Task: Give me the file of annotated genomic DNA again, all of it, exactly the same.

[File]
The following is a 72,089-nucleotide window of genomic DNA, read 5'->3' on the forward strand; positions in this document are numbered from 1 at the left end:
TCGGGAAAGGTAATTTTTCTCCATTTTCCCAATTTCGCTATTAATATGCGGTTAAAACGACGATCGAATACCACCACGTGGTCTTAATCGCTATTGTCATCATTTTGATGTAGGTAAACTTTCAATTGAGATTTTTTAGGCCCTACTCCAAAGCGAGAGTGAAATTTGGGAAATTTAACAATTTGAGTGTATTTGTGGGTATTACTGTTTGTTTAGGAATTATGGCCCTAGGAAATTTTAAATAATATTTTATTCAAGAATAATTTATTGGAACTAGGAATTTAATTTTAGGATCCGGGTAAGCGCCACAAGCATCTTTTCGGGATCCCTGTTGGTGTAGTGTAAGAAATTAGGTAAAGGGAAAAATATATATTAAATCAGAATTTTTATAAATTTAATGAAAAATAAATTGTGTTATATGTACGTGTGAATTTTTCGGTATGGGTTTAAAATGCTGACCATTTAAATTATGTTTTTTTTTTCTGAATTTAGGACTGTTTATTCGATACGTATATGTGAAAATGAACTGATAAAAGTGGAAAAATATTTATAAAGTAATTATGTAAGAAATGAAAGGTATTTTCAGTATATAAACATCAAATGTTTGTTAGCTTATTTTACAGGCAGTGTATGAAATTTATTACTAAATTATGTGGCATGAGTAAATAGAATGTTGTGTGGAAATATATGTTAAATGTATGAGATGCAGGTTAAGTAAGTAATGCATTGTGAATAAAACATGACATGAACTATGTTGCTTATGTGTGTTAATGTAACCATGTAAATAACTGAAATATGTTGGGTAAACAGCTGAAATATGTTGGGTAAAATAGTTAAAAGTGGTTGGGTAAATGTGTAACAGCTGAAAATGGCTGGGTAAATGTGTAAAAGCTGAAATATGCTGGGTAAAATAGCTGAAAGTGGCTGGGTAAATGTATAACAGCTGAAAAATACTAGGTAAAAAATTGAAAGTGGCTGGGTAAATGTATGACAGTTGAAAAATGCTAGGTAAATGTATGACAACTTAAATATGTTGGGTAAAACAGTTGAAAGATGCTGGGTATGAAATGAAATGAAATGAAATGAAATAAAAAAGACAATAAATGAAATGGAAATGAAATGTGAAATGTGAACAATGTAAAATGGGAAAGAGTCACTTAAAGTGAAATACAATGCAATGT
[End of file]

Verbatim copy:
The following is a 72,089-nucleotide window of genomic DNA, read 5'->3' on the forward strand; positions in this document are numbered from 1 at the left end:
TCGGGAAAGGTAATTTTTCTCCATTTTCCCAATTTCGCTATTAATATGCGGTTAAAACGACGATCGAATACCACCACGTGGTCTTAATCGCTATTGTCATCATTTTGATGTAGGTAAACTTTCAATTGAGATTTTTTAGGCCCTACTCCAAAGCGAGAGTGAAATTTGGGAAATTTAACAATTTGAGTGTATTTGTGGGTATTACTGTTTGTTTAGGAATTATGGCCCTAGGAAATTTTAAATAATATTTTATTCAAGAATAATTTATTGGAACTAGGAATTTAATTTTAGGATCCGGGTAAGCGCCACAAGCATCTTTTCGGGATCCCTGTTGGTGTAGTGTAAGAAATTAGGTAAAGGGAAAAATATATATTAAATCAGAATTTTTATAAATTTAATGAAAAATAAATTGTGTTATATGTACGTGTGAATTTTTCGGTATGGGTTTAAAATGCTGACCATTTAAATTATGTTTTTTTTTTCTGAATTTAGGACTGTTTATTCGATACGTATATGTGAAAATGAACTGATAAAAGTGGAAAAATATTTATAAAGTAATTATGTAAGAAATGAAAGGTATTTTCAGTATATAAACATCAAATGTTTGTTAGCTTATTTTACAGGCAGTGTATGAAATTTATTACTAAATTATGTGGCATGAGTAAATAGAATGTTGTGTGGAAATATATGTTAAATGTATGAGATGCAGGTTAAGTAAGTAATGCATTGTGAATAAAACATGACATGAACTATGTTGCTTATGTGTGTTAATGTAACCATGTAAATAACTGAAATATGTTGGGTAAACAGCTGAAATATGTTGGGTAAAATAGTTAAAAGTGGTTGGGTAAATGTGTAACAGCTGAAAATGGCTGGGTAAATGTGTAAAAGCTGAAATATGCTGGGTAAAATAGCTGAAAGTGGCTGGGTAAATGTATAACAGCTGAAAAATACTAGGTAAAAAATTGAAAGTGGCTGGGTAAATGTATGACAGTTGAAAAATGCTAGGTAAATGTATGACAACTTAAATATGTTGGGTAAAACAGTTGAAAGATGCTGGGTATGAAATGAAATGAAATGAAATGAAATAAAAAAGACAATAAATGAAATGGAAATGAAATGTGAAATGTGAACAATGTAAAATGGGAAAGAGTCACTTAAAGTGAAATACAATGCAATGT